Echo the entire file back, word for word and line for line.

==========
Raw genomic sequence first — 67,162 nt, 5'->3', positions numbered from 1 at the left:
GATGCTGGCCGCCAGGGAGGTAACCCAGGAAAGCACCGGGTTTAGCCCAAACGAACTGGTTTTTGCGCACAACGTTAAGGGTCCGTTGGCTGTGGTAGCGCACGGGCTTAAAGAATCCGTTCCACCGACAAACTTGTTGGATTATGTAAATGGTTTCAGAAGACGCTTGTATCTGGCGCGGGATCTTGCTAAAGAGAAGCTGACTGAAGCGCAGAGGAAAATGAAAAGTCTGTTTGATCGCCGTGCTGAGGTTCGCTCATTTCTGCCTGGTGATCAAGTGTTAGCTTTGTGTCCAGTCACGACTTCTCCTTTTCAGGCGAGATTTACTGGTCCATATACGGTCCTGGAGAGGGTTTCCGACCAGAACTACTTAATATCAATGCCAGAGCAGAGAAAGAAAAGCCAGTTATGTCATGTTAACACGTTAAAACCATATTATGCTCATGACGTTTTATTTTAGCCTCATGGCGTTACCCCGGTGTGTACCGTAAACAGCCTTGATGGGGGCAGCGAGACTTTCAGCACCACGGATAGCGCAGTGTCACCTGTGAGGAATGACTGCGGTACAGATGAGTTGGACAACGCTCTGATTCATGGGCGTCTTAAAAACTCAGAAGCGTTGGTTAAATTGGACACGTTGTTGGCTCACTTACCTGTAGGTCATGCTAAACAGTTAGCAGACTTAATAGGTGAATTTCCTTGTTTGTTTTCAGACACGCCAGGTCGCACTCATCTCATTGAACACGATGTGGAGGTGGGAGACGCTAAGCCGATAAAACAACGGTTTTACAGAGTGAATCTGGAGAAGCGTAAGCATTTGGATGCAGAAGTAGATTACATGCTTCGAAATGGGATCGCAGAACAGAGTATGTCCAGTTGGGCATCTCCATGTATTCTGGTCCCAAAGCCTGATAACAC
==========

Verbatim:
Raw genomic sequence first — 67,162 nt, 5'->3', positions numbered from 1 at the left:
GATGCTGGCCGCCAGGGAGGTAACCCAGGAAAGCACCGGGTTTAGCCCAAACGAACTGGTTTTTGCGCACAACGTTAAGGGTCCGTTGGCTGTGGTAGCGCACGGGCTTAAAGAATCCGTTCCACCGACAAACTTGTTGGATTATGTAAATGGTTTCAGAAGACGCTTGTATCTGGCGCGGGATCTTGCTAAAGAGAAGCTGACTGAAGCGCAGAGGAAAATGAAAAGTCTGTTTGATCGCCGTGCTGAGGTTCGCTCATTTCTGCCTGGTGATCAAGTGTTAGCTTTGTGTCCAGTCACGACTTCTCCTTTTCAGGCGAGATTTACTGGTCCATATACGGTCCTGGAGAGGGTTTCCGACCAGAACTACTTAATATCAATGCCAGAGCAGAGAAAGAAAAGCCAGTTATGTCATGTTAACACGTTAAAACCATATTATGCTCATGACGTTTTATTTTAGCCTCATGGCGTTACCCCGGTGTGTACCGTAAACAGCCTTGATGGGGGCAGCGAGACTTTCAGCACCACGGATAGCGCAGTGTCACCTGTGAGGAATGACTGCGGTACAGATGAGTTGGACAACGCTCTGATTCATGGGCGTCTTAAAAACTCAGAAGCGTTGGTTAAATTGGACACGTTGTTGGCTCACTTACCTGTAGGTCATGCTAAACAGTTAGCAGACTTAATAGGTGAATTTCCTTGTTTGTTTTCAGACACGCCAGGTCGCACTCATCTCATTGAACACGATGTGGAGGTGGGAGACGCTAAGCCGATAAAACAACGGTTTTACAGAGTGAATCTGGAGAAGCGTAAGCATTTGGATGCAGAAGTAGATTACATGCTTCGAAATGGGATCGCAGAACAGAGTATGTCCAGTTGGGCATCTCCATGTATTCTGGTCCCAAAGCCTGATAACAC